Tuesday, December 21, 2010

Higgens Network: The Fighter

The Fighter was a movie that was being worked by Darren Aronofsky and the reins were eventually handed over to David O. Russell. At this point he needed a victory as much as the subject matter. It has been a long six years since I Heart Huckabees, which was a critical failure. Since tapes have surfaced of Russell mishandling a set and one of his projects was completely canceled. This new movie could break him.

Instead it is a surprise victory. The story of Mickey Ward seems very conventional. He’s a boxer who isn’t well respected and hasn’t had a big chance yet. What’s holding him back is his two-faced family led by his brother Dicky and his mother Alice. Wisely Russell and his screenwriters focus on the journey of the family, instead of the underdog aspects of the sport.

Right away the movie plays with expectations. Mickey and Dicky (Mark Wahlberg and Christian Bale) are talking to the camera for an interview. However the interviewers are not interested in Mickey, but they want to talk about Dicky’s planned comeback. This is especially odd considering Bale resembles The Machinist not Batman. It is this sort of script direction that makes this movie exciting as well as Russell’s experimenting camera.

Some elements in the movie work better than others. Amy Adams plays Charlene, the bartender who starts to date Mickey. Thankfully she wasn’t the clich├ęd “I don’t want you to get hurt!” sort of girlfriends, but she did have to be very blunt throughout the movie to get the ball moving. Some of it felt natural and some of it didn’t. Her being dismissive of the family makes sense from her perspective, but the film takes a more complex look.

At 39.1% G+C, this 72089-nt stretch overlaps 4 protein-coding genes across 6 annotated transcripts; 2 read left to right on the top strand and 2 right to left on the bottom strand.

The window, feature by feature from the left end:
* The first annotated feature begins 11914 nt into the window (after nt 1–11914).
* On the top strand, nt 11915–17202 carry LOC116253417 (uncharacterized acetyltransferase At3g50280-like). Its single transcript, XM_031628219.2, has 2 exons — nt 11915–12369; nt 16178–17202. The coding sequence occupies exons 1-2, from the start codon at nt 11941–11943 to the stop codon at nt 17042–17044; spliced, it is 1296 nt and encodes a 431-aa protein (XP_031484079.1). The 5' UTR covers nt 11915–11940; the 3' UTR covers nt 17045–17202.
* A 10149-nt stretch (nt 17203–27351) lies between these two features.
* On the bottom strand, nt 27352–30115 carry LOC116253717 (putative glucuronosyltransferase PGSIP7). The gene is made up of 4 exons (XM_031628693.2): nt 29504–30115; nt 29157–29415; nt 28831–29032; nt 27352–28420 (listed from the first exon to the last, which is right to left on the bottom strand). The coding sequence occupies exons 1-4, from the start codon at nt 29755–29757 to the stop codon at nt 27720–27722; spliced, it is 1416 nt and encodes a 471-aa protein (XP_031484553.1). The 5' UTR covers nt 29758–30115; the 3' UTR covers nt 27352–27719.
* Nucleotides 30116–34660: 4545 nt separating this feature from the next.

Bale and Melissa Leo are fantastic as they never come close to villainizing their characters. There is just as much love as there is neglect every time they are on screen. There is no easy answer to what is best for Mickey and his career. Wahlberg keeps everything minimalistic almost too much. He has to be passive because that’s the core of the story, but there needs to be a little bit more. He’s solid in the ring and as a reactionary in a conversation, but when he has to step up it doesn’t always sell.

Through all of this, The Fighter sells this world and these people thanks to very solid storytelling. Hopefully this marks the creative return of Russell, a director that used to creatively turn heads back in the 90s.


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